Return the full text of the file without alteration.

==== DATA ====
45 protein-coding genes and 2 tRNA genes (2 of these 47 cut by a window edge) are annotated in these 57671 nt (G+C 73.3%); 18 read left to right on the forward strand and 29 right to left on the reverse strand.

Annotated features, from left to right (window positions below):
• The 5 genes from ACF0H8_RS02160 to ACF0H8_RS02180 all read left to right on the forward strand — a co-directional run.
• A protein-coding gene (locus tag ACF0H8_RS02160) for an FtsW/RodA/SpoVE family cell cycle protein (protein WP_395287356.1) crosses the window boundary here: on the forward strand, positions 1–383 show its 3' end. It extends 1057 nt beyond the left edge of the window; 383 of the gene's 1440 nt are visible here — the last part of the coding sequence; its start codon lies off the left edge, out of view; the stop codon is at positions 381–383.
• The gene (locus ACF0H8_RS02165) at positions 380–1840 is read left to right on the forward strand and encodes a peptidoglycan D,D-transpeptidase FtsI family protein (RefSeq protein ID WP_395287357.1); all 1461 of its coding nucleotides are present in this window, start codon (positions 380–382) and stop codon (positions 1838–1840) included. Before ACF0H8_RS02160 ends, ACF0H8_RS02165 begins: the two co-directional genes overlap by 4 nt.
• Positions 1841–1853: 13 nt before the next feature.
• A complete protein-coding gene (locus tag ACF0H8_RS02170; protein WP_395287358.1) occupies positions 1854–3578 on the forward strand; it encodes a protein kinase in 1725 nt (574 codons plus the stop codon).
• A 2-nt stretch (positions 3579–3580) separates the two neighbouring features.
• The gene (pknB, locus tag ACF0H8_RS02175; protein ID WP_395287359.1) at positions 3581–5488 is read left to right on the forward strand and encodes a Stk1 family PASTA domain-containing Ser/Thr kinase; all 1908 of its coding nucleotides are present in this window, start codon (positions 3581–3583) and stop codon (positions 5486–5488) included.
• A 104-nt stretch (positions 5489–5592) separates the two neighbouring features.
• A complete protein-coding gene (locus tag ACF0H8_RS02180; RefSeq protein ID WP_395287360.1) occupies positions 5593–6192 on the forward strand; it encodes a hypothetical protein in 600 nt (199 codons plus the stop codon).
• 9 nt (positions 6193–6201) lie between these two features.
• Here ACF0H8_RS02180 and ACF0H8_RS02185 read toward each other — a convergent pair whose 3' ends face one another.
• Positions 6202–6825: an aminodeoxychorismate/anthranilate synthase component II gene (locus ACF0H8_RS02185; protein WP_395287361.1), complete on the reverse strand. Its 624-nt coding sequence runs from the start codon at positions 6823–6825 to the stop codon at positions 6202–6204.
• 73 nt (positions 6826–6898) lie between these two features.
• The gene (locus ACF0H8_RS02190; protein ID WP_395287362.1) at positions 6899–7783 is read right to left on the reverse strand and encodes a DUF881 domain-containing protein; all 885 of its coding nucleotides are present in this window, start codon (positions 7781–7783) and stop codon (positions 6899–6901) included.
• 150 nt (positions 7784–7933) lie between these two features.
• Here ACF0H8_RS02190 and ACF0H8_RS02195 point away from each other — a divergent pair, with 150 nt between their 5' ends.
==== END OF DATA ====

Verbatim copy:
45 protein-coding genes and 2 tRNA genes (2 of these 47 cut by a window edge) are annotated in these 57671 nt (G+C 73.3%); 18 read left to right on the forward strand and 29 right to left on the reverse strand.

Annotated features, from left to right (window positions below):
• The 5 genes from ACF0H8_RS02160 to ACF0H8_RS02180 all read left to right on the forward strand — a co-directional run.
• A protein-coding gene (locus tag ACF0H8_RS02160) for an FtsW/RodA/SpoVE family cell cycle protein (protein WP_395287356.1) crosses the window boundary here: on the forward strand, positions 1–383 show its 3' end. It extends 1057 nt beyond the left edge of the window; 383 of the gene's 1440 nt are visible here — the last part of the coding sequence; its start codon lies off the left edge, out of view; the stop codon is at positions 381–383.
• The gene (locus ACF0H8_RS02165) at positions 380–1840 is read left to right on the forward strand and encodes a peptidoglycan D,D-transpeptidase FtsI family protein (RefSeq protein ID WP_395287357.1); all 1461 of its coding nucleotides are present in this window, start codon (positions 380–382) and stop codon (positions 1838–1840) included. Before ACF0H8_RS02160 ends, ACF0H8_RS02165 begins: the two co-directional genes overlap by 4 nt.
• Positions 1841–1853: 13 nt before the next feature.
• A complete protein-coding gene (locus tag ACF0H8_RS02170; protein WP_395287358.1) occupies positions 1854–3578 on the forward strand; it encodes a protein kinase in 1725 nt (574 codons plus the stop codon).
• A 2-nt stretch (positions 3579–3580) separates the two neighbouring features.
• The gene (pknB, locus tag ACF0H8_RS02175; protein ID WP_395287359.1) at positions 3581–5488 is read left to right on the forward strand and encodes a Stk1 family PASTA domain-containing Ser/Thr kinase; all 1908 of its coding nucleotides are present in this window, start codon (positions 3581–3583) and stop codon (positions 5486–5488) included.
• A 104-nt stretch (positions 5489–5592) separates the two neighbouring features.
• A complete protein-coding gene (locus tag ACF0H8_RS02180; RefSeq protein ID WP_395287360.1) occupies positions 5593–6192 on the forward strand; it encodes a hypothetical protein in 600 nt (199 codons plus the stop codon).
• 9 nt (positions 6193–6201) lie between these two features.
• Here ACF0H8_RS02180 and ACF0H8_RS02185 read toward each other — a convergent pair whose 3' ends face one another.
• Positions 6202–6825: an aminodeoxychorismate/anthranilate synthase component II gene (locus ACF0H8_RS02185; protein WP_395287361.1), complete on the reverse strand. Its 624-nt coding sequence runs from the start codon at positions 6823–6825 to the stop codon at positions 6202–6204.
• 73 nt (positions 6826–6898) lie between these two features.
• The gene (locus ACF0H8_RS02190; protein ID WP_395287362.1) at positions 6899–7783 is read right to left on the reverse strand and encodes a DUF881 domain-containing protein; all 885 of its coding nucleotides are present in this window, start codon (positions 7781–7783) and stop codon (positions 6899–6901) included.
• 150 nt (positions 7784–7933) lie between these two features.
• Here ACF0H8_RS02190 and ACF0H8_RS02195 point away from each other — a divergent pair, with 150 nt between their 5' ends.